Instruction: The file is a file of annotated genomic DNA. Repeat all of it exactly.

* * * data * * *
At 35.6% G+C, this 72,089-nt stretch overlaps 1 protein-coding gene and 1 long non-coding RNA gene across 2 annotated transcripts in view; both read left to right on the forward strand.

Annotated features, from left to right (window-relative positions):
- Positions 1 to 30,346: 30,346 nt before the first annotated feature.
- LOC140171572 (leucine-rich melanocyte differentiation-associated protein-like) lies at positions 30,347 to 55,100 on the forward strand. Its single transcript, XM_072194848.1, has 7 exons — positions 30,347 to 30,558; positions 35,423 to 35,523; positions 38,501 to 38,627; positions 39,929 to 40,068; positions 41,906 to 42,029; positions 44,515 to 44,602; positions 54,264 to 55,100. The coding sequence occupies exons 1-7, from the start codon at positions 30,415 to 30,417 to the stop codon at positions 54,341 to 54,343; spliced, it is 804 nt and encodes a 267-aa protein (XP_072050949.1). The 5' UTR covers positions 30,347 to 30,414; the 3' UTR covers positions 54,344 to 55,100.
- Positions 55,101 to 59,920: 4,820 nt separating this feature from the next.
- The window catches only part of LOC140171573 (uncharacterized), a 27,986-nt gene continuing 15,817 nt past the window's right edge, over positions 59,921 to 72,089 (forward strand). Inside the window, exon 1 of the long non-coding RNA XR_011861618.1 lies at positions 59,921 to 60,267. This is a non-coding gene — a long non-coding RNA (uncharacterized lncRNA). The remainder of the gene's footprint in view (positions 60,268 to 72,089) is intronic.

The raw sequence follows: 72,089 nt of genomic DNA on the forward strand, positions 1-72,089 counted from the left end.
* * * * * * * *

At 35.6% G+C, this 72,089-nt stretch overlaps 1 protein-coding gene and 1 long non-coding RNA gene across 2 annotated transcripts in view; both read left to right on the forward strand.

Annotated features, from left to right (window-relative positions):
- Positions 1 to 30,346: 30,346 nt before the first annotated feature.
- LOC140171572 (leucine-rich melanocyte differentiation-associated protein-like) lies at positions 30,347 to 55,100 on the forward strand. Its single transcript, XM_072194848.1, has 7 exons — positions 30,347 to 30,558; positions 35,423 to 35,523; positions 38,501 to 38,627; positions 39,929 to 40,068; positions 41,906 to 42,029; positions 44,515 to 44,602; positions 54,264 to 55,100. The coding sequence occupies exons 1-7, from the start codon at positions 30,415 to 30,417 to the stop codon at positions 54,341 to 54,343; spliced, it is 804 nt and encodes a 267-aa protein (XP_072050949.1). The 5' UTR covers positions 30,347 to 30,414; the 3' UTR covers positions 54,344 to 55,100.
- Positions 55,101 to 59,920: 4,820 nt separating this feature from the next.
- The window catches only part of LOC140171573 (uncharacterized), a 27,986-nt gene continuing 15,817 nt past the window's right edge, over positions 59,921 to 72,089 (forward strand). Inside the window, exon 1 of the long non-coding RNA XR_011861618.1 lies at positions 59,921 to 60,267. This is a non-coding gene — a long non-coding RNA (uncharacterized lncRNA). The remainder of the gene's footprint in view (positions 60,268 to 72,089) is intronic.

The raw sequence follows: 72,089 nt of genomic DNA on the forward strand, positions 1-72,089 counted from the left end.